The final life-changing effect of the Prednisone only kicked in fully this past weekend, as I was walking around the house and realized that I was standing on my foot differently. I've been told in the past that I have high arches, particularly on my left foot. This essentially means that I stand with the inside of my foot raised too high, which means my foot and ankle are angled outward instead of straight up and down. I had never connected this fact with another problem my left foot had, which was that it was perpetually clenched into a slight claw such that I could not straighten out my toes without using my hand or the floor to push them flat. This has always bothered me, but I couldn't do anything about it except force-stretch it now and then, with no real impact. But thanks to the Prednisone, even the most tense parts of my body have relaxed, including my left foot. Suddenly I'm able to stand with it flat, which makes a world of difference in the rest of my body--gone are the corresponding tension that until recently shot up my ankle, my calf, through my knee, outside my thigh and through my hip, then all the way up my spine and neck every time I took a step. Even my jaw has started unclenching as I've stretched out this foot over the past couple of days. So much chronic pain that was such an everyday part of my life that it was just noise for the past twenty years, and now suddenly there's silence.

I have never felt so relaxed in my life, physically or mentally.

Except now I'm on my final days of Prednisone. Today was my last day with two doses. In four more days, I'll be done completely. Even just reducing the dose, I've started to feel some of that congestion creeping back into my sinuses. And especially now that I have enough time between doses to experience the full range of emotional side effects, the thought of going back to chronic pain when the medication is gone is depressing. I feel like Charlie, the man whose IQ is doubled in a scientific experiment but then slowly, horrifically returns to his stupider self in the short story "Flowers for Algernon." I like the person I am now, with clear, brain-stimulating nose breaths and unclenched toes that allow me to stand up straight without back pain. I don't want to regress to that mouth-breathing, claw-footed man who's always hurting.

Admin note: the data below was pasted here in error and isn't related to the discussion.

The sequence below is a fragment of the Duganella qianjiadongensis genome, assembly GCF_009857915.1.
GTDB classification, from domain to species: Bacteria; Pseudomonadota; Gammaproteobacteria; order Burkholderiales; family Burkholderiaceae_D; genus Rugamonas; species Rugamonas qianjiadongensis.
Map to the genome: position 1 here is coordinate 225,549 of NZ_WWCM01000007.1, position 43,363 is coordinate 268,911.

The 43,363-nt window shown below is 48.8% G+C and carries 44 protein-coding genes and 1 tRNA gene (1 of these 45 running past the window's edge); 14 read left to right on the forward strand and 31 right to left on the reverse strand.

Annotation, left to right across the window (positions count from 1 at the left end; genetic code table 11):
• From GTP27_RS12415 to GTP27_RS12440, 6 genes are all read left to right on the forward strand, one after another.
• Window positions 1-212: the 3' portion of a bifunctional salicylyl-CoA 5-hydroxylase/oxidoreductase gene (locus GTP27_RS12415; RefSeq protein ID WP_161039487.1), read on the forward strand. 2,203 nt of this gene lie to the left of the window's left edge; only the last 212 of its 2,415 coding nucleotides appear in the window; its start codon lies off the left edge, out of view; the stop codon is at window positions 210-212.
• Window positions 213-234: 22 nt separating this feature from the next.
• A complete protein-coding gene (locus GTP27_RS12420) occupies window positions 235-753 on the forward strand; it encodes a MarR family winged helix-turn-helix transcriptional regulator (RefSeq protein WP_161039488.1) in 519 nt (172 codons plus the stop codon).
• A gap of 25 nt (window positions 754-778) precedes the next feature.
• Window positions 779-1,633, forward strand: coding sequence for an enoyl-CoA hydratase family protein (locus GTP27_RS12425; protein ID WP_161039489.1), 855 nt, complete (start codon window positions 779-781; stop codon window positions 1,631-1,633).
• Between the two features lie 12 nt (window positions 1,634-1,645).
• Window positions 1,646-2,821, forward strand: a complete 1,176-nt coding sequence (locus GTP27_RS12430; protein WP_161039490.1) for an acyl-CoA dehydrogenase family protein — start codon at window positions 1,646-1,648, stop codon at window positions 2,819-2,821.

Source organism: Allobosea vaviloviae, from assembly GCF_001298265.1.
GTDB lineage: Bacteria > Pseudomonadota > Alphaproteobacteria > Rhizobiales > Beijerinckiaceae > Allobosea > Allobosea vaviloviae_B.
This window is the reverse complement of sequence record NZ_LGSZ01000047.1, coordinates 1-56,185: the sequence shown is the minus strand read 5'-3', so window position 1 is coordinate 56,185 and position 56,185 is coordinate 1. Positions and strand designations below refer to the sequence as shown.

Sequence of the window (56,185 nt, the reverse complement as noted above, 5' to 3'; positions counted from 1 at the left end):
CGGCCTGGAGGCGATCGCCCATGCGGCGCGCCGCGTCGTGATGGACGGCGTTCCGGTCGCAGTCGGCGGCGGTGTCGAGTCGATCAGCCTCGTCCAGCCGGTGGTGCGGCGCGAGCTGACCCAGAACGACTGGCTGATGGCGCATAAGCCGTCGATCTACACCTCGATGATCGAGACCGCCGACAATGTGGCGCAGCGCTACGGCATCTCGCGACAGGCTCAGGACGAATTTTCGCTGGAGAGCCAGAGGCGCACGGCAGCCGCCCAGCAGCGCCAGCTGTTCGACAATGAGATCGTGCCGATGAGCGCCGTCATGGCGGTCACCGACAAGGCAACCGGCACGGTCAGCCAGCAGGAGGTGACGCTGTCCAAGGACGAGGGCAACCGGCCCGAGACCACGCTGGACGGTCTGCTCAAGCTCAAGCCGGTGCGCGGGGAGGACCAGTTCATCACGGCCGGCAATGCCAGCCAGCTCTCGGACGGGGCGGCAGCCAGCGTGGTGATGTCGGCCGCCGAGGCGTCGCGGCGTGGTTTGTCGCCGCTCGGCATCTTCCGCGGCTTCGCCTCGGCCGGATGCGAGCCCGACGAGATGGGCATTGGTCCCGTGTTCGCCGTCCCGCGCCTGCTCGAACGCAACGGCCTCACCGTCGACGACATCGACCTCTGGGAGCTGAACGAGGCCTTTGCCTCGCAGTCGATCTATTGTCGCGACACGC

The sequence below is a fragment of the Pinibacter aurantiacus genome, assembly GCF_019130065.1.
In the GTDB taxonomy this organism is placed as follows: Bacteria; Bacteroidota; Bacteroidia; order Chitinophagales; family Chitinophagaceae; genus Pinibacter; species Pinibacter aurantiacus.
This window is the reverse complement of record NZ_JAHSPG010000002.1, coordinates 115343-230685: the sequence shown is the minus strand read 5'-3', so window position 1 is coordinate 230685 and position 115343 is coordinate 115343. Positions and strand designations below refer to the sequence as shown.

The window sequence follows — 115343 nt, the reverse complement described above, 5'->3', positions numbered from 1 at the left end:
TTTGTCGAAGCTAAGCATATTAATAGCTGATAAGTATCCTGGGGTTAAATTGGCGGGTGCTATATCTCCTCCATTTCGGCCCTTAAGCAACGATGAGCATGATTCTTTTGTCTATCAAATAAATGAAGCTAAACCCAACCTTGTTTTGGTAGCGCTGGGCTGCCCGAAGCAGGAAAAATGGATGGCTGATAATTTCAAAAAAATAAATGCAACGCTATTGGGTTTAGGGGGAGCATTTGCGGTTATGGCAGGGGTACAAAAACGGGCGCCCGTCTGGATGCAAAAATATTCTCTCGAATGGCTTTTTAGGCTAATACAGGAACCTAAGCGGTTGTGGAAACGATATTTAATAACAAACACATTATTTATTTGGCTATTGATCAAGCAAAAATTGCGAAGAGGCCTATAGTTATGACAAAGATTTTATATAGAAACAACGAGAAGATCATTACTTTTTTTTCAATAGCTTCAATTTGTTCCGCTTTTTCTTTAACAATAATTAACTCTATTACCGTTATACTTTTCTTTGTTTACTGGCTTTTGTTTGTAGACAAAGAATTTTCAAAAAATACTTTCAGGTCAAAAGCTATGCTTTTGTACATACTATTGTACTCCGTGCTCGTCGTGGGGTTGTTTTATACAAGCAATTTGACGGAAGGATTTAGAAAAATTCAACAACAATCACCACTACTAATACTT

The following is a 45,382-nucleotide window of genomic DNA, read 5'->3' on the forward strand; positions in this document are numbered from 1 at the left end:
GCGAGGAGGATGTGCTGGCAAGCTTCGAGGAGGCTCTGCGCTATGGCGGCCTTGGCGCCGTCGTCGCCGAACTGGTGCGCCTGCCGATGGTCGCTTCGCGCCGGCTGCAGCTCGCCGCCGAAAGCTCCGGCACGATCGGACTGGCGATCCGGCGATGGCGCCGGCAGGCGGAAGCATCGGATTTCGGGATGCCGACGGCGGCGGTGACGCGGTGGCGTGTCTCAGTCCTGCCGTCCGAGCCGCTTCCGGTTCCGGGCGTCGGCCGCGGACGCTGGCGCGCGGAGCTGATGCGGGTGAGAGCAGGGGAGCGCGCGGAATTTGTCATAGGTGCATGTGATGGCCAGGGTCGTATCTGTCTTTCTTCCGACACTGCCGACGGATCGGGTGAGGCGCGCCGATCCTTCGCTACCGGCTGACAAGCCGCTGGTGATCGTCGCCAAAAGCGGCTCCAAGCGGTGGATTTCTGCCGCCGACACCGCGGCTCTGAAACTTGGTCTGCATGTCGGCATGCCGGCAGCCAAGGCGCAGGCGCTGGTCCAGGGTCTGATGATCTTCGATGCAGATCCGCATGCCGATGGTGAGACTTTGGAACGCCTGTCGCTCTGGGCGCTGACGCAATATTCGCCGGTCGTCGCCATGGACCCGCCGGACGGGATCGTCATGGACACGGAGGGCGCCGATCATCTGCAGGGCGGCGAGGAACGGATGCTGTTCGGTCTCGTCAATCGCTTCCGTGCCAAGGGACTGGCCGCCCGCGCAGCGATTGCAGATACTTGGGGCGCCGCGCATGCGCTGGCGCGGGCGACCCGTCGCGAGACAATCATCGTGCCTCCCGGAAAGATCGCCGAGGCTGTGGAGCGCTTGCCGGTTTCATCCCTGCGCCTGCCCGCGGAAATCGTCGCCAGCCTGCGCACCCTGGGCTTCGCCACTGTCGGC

The blessing, of course, is that I know what the problems are and that they are solvable. My plan is to go to my regular doctor, explain the symptoms and tell him that Prednisone worked effectively, then work with him to find a permanent solution. I don't think Prednisone itself is a permanent solution because of the side effects--even with how wonderful I've been feeling, I could do without the way it's been messing with my stomach and my sleep cycle. But I'm hopeful we'll find something. If not, I suppose I'll always have this blog post to remember the two weeks I was a well-oxygenated, pain-free version of me. And if I'm grumpy next time you see me, you'll know this Ben didn't make it. Grumpy Ben will accept flowers on my behalf.

Wednesday, August 22, 2018

Dear White Men,

Hi. I'm Ben. Like you, I am a white man. Not only that, but I'm also married to a white man, so I guess you could say I'm pretty much an expert on the topic of white men. As such, it has come to my attention that lately a lot of white men are feeling a little downtrodden, maybe a little ganged up on by everyone else. It's disorienting to spend the first half of the movie believing you're the hero, and then suddenly feel like they've flipped the script and now you're the villain. You may be wondering what you did to deserve all the flack white men are getting lately. I'm here to tell you that I know how you feel.